(Ecofin Agency) - Following an emergency meeting of its Security and Defense Council on Jan 17, Sudan called on the Ethiopian government to withdraw its forces from the Al-Fashaqa region, which the two countries have been disputing on for years.
“Despite the military mobilization and build-up carried out by Ethiopia in the areas facing our forces in Al-Fashaqa, we confirm that our forces will remain in their lands to preserve sovereignty stipulated in the charters and agreements that affirm Sudan’s entitlement,” Sudanese Defense Minister Lieutenant General Yassin Ibrahim Yassin said in a press release.
He called on Ethiopia to “withdraw its forces from the remaining positions it still occupies in Maraghad, Khor Hamar, and Ghatar (in the Al-Fashaqa region, ed) as soon as possible in compliance with international treaties and the sustainability of good-neighborly relations.”
The battle between the two countries over this region, inhabited by Ethiopian farmers (who operate land claimed by Sudan), has sharply increased in recent weeks. On Thursday, Sudanese authorities banned flights over the border area after declaring that an Ethiopian military plane had violated Sudanese airspace in a "dangerous and unjustified escalation." The allegations were denied on Friday by the Ethiopian army chief of staff, General Berhanu Gula.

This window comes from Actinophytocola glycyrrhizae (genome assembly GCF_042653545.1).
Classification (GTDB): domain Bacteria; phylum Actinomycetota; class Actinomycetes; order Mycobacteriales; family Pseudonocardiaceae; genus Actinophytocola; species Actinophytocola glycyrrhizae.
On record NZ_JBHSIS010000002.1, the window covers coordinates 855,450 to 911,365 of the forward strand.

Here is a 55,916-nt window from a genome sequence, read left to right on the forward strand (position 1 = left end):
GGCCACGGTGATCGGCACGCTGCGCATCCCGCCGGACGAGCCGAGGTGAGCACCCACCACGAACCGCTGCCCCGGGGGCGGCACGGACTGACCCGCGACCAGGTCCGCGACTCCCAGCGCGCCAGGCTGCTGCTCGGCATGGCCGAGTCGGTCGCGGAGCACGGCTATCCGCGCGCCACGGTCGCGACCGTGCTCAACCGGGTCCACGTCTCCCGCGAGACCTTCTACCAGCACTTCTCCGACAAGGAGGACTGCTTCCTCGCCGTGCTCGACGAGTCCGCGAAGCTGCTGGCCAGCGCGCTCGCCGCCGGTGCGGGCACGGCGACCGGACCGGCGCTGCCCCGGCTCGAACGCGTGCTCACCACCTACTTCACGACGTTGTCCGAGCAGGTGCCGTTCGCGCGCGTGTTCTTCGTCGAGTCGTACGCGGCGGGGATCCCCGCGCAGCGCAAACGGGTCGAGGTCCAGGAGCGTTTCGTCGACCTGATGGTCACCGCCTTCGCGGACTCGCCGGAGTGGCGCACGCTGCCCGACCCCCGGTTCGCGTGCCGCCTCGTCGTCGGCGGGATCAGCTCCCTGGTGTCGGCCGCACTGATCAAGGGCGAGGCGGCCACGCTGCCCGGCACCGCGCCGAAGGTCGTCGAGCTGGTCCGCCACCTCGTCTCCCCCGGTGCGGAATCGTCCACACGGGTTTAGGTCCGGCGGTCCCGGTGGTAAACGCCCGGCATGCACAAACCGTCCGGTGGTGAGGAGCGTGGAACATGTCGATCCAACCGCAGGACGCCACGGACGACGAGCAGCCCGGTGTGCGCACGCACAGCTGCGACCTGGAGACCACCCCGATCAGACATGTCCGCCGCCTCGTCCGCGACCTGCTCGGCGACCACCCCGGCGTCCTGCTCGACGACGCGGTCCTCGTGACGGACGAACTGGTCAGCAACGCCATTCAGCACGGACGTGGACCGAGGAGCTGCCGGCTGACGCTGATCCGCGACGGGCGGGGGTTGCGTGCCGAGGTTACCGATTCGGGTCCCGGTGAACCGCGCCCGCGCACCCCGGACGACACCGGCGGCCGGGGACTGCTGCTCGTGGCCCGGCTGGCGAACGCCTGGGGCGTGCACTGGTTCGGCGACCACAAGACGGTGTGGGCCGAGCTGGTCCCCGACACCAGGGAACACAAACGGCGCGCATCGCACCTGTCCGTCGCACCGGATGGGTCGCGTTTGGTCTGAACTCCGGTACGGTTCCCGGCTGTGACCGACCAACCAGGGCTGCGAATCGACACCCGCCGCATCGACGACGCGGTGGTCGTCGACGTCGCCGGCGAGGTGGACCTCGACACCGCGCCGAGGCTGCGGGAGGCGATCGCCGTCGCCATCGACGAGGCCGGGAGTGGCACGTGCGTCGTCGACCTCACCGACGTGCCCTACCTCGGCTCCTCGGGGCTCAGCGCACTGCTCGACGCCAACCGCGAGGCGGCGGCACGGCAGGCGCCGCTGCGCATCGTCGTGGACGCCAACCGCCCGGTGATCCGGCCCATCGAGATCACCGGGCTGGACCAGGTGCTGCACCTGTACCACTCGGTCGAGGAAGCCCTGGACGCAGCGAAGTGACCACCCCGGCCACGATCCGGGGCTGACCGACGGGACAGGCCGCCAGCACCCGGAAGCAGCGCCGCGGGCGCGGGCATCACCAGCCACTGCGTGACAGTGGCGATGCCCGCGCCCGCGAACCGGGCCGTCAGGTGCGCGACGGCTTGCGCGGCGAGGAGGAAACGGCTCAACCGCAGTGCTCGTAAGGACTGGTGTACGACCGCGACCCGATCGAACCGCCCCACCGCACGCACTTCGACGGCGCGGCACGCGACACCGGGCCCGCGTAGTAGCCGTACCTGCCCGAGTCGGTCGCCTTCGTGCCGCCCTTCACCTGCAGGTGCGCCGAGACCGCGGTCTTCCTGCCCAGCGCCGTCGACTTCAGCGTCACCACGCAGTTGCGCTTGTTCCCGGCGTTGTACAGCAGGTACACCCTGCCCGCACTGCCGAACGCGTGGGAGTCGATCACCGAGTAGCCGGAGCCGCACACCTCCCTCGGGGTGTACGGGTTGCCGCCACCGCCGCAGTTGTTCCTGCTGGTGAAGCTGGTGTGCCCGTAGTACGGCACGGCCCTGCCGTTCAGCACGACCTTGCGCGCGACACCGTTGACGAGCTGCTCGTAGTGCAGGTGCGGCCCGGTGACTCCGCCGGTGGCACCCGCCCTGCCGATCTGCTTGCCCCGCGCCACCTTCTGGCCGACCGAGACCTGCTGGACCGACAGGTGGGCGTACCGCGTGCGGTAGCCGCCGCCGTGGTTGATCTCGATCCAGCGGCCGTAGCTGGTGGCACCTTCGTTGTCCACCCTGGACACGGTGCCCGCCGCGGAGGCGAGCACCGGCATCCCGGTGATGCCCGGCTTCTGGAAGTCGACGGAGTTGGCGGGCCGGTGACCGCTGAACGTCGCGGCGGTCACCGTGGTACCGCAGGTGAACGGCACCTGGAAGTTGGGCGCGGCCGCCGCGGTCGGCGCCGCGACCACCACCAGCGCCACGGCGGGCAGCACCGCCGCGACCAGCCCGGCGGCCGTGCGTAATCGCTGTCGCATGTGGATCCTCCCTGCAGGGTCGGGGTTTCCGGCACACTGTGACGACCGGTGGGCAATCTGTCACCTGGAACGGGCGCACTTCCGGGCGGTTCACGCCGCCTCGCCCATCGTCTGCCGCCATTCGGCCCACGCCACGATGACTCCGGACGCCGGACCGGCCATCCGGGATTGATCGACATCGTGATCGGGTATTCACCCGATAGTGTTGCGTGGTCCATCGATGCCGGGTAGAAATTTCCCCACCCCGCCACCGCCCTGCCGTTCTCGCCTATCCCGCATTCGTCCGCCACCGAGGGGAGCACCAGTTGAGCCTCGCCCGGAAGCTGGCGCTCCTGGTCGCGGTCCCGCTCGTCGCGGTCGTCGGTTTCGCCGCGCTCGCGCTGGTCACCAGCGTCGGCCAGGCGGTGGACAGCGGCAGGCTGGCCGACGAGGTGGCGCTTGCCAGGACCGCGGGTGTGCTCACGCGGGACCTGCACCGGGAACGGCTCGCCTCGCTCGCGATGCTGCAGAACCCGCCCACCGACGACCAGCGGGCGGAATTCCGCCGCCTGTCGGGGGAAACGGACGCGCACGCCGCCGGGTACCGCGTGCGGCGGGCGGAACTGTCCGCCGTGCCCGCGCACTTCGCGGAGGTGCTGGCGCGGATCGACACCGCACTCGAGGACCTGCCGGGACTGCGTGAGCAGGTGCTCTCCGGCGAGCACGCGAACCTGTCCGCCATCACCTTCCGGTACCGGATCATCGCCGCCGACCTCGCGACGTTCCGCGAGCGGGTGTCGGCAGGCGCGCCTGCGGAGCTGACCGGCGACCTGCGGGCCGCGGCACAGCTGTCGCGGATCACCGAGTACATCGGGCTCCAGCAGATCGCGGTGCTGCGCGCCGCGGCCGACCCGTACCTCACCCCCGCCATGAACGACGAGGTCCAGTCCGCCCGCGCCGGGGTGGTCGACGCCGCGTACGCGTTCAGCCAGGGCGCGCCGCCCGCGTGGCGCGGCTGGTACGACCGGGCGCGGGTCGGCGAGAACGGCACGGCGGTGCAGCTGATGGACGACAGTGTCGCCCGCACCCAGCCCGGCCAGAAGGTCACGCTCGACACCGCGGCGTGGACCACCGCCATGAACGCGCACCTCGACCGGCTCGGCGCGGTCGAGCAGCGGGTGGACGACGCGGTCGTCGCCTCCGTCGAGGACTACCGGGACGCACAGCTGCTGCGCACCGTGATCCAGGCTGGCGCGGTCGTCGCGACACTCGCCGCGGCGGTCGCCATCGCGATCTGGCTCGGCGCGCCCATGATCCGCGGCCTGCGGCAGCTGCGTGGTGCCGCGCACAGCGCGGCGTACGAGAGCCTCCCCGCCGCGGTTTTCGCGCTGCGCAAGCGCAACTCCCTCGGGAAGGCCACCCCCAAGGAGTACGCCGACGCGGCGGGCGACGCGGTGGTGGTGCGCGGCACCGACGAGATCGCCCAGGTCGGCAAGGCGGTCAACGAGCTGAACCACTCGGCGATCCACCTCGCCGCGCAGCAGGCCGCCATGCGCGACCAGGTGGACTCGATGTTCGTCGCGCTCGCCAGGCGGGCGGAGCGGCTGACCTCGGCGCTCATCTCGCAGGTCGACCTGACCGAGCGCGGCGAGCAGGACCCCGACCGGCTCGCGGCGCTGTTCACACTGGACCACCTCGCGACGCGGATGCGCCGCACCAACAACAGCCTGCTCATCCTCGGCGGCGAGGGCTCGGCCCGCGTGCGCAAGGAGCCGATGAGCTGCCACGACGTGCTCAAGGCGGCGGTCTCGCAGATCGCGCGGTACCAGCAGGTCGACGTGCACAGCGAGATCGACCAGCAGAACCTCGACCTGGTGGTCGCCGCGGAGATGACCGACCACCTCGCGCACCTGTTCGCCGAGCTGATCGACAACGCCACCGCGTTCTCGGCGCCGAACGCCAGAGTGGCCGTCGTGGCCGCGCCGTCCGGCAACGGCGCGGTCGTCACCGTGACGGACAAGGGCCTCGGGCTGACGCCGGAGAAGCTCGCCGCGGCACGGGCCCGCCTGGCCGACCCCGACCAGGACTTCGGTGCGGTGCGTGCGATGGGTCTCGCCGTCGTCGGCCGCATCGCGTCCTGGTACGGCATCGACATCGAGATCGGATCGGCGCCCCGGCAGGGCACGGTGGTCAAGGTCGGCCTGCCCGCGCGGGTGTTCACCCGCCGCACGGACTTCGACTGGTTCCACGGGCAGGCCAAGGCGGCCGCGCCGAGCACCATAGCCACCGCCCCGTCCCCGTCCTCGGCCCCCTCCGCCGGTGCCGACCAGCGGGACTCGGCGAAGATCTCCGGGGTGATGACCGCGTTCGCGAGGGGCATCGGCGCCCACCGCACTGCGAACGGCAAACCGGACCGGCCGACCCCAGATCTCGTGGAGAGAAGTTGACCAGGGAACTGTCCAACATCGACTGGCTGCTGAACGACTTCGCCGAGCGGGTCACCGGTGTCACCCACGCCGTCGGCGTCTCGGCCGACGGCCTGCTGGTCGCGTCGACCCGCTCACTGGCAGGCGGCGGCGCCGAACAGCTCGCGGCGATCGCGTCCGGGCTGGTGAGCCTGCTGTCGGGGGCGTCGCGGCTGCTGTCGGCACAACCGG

Last week, Sudan claimed at least five people died in border attacks by Ethiopian government-backed militias and that it will use all "available means" to respond. Earlier in December, Sudan accused Ethiopian "forces and militias" of ambushing Sudanese troops along the border, killing four people and wounding more than 20. The incident resulted in a large number of Sudanese military backups being sent to the border with Ethiopia to "recover land usurped by Ethiopian militias.”
Abdel-Fattah al-Burhan (pictured, left), Chairman of the Sovereignty Council of Sudan, said on Saturday his country did not mean to start a war with Ethiopia and has no interest in doing so. Sudan just wants to protect its border rights.
In a press conference on Friday, the Ethiopian army chief of staff also said Addis Ababa has no interest in going to war with Sudan. He added that if the Ethiopian army went to war, "we would not hide."
The commander of the Ethiopian army added that a small group within the Sudanese government is working for the benefit of a third party and is standing behind the incursions.
The Al-Fashaqa region borders the Tigray region of Ethiopia where the Ethiopian government has been waging a military campaign against the TPLF since November; a conflict that has led to the exodus of more than 45,000 Ethiopian refugees to Sudan, according to the United Nations.